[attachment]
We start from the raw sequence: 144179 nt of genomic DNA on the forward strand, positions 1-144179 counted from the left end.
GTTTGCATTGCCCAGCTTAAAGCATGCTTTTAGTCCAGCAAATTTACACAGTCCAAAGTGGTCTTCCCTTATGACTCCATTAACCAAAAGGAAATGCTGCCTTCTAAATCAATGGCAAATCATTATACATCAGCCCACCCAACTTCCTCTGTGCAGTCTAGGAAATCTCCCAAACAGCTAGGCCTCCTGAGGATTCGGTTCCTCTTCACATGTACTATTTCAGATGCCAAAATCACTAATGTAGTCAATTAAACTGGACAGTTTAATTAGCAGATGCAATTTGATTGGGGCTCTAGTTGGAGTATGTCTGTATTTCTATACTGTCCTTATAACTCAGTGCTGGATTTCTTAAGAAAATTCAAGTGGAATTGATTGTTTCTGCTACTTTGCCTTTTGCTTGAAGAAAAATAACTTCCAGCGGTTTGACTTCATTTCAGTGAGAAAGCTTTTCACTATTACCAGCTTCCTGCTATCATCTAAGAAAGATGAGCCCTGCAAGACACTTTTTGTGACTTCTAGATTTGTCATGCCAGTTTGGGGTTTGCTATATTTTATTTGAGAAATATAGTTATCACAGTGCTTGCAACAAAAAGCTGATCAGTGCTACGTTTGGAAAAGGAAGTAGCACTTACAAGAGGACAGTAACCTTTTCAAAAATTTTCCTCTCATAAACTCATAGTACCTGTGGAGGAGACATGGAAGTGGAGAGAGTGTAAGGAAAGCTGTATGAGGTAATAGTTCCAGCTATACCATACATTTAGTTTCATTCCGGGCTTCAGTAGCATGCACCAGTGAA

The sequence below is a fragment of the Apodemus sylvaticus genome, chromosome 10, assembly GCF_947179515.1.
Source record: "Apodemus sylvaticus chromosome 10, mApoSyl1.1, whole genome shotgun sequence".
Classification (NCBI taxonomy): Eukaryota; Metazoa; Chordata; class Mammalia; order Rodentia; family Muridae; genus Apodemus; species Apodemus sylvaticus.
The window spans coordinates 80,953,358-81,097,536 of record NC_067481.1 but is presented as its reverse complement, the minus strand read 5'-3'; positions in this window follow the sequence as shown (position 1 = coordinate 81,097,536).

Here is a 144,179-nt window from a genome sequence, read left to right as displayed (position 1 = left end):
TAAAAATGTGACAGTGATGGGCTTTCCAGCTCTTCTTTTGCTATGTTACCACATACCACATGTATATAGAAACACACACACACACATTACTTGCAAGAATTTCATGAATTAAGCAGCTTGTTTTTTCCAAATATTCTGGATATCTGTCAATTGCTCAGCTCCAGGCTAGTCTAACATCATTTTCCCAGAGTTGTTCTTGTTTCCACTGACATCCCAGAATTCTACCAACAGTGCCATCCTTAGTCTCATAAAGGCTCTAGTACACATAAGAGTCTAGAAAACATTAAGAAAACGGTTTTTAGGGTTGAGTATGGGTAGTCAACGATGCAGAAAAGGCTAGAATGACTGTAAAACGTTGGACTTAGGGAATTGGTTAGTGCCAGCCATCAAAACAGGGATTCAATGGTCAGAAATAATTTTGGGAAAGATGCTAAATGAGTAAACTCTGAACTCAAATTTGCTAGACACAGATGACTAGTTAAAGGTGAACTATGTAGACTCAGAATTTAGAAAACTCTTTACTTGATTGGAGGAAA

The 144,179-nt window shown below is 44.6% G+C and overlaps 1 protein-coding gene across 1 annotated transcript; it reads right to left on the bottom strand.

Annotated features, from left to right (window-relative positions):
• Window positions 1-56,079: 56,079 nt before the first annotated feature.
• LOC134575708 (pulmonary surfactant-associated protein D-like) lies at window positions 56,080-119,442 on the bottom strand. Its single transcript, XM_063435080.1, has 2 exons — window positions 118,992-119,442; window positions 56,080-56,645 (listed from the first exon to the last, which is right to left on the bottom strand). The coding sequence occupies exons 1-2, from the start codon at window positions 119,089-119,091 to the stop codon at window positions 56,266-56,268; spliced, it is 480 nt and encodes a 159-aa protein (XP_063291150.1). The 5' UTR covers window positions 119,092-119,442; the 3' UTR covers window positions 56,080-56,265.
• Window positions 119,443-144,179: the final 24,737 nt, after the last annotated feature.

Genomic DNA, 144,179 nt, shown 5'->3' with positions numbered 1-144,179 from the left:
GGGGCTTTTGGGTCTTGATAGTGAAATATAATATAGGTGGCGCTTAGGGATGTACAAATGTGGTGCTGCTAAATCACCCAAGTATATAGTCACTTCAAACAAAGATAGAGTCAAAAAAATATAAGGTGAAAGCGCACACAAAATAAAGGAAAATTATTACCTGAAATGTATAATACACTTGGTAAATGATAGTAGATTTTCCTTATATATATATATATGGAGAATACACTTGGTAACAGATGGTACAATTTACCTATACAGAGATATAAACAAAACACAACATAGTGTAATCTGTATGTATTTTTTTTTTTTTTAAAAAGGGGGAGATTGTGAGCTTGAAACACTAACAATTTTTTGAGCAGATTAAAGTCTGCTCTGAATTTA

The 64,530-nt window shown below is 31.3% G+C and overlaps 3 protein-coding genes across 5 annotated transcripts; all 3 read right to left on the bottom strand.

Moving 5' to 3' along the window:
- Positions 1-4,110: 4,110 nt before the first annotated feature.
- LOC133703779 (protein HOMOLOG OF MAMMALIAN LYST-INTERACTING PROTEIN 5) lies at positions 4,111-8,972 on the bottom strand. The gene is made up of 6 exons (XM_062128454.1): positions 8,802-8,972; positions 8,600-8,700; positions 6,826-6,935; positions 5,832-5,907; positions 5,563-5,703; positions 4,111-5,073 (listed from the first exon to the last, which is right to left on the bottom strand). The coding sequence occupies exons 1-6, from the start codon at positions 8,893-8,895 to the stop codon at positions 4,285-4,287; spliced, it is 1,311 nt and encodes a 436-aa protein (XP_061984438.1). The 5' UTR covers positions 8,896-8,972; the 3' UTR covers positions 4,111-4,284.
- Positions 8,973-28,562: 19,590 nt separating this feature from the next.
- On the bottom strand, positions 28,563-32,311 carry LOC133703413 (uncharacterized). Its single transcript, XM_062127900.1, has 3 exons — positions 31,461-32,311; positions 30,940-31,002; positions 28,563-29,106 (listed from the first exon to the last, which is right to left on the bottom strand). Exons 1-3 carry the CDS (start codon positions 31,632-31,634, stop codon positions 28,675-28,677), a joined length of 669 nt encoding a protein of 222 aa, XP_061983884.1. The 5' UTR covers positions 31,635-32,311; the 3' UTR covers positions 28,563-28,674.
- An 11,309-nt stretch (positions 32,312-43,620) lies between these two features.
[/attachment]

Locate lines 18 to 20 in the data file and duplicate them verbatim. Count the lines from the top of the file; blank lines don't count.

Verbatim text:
- Positions 1-4,110: 4,110 nt before the first annotated feature.
- LOC133703779 (protein HOMOLOG OF MAMMALIAN LYST-INTERACTING PROTEIN 5) lies at positions 4,111-8,972 on the bottom strand. The gene is made up of 6 exons (XM_062128454.1): positions 8,802-8,972; positions 8,600-8,700; positions 6,826-6,935; positions 5,832-5,907; positions 5,563-5,703; positions 4,111-5,073 (listed from the first exon to the last, which is right to left on the bottom strand). The coding sequence occupies exons 1-6, from the start codon at positions 8,893-8,895 to the stop codon at positions 4,285-4,287; spliced, it is 1,311 nt and encodes a 436-aa protein (XP_061984438.1). The 5' UTR covers positions 8,896-8,972; the 3' UTR covers positions 4,111-4,284.
- Positions 8,973-28,562: 19,590 nt separating this feature from the next.